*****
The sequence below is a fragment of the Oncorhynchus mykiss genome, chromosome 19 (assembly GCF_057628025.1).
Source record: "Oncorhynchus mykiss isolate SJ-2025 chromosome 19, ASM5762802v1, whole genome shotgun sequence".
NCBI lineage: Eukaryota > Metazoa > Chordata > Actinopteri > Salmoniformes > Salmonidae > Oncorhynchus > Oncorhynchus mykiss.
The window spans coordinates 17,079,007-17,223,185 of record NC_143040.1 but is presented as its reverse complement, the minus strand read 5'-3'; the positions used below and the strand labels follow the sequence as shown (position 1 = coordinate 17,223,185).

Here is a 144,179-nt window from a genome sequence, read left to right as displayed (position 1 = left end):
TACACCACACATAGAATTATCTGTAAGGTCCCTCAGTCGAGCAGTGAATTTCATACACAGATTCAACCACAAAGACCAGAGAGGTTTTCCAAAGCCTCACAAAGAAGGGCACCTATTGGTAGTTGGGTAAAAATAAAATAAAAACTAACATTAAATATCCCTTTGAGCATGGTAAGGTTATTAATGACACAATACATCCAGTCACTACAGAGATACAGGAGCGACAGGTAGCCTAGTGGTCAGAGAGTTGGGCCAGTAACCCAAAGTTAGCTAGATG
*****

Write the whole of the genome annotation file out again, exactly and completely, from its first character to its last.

The sequence below is a fragment of the Oncorhynchus mykiss genome, chromosome 19 (assembly GCF_057628025.1).
Source record: "Oncorhynchus mykiss isolate SJ-2025 chromosome 19, ASM5762802v1, whole genome shotgun sequence".
NCBI lineage: Eukaryota > Metazoa > Chordata > Actinopteri > Salmoniformes > Salmonidae > Oncorhynchus > Oncorhynchus mykiss.
The window spans coordinates 17,079,007-17,223,185 of record NC_143040.1 but is presented as its reverse complement, the minus strand read 5'-3'; the positions used below and the strand labels follow the sequence as shown (position 1 = coordinate 17,223,185).

Here is a 144,179-nt window from a genome sequence, read left to right as displayed (position 1 = left end):
TACACCACACATAGAATTATCTGTAAGGTCCCTCAGTCGAGCAGTGAATTTCATACACAGATTCAACCACAAAGACCAGAGAGGTTTTCCAAAGCCTCACAAAGAAGGGCACCTATTGGTAGTTGGGTAAAAATAAAATAAAAACTAACATTAAATATCCCTTTGAGCATGGTAAGGTTATTAATGACACAATACATCCAGTCACTACAGAGATACAGGAGCGACAGGTAGCCTAGTGGTCAGAGAGTTGGGCCAGTAACCCAAAGTTAGCTAGATG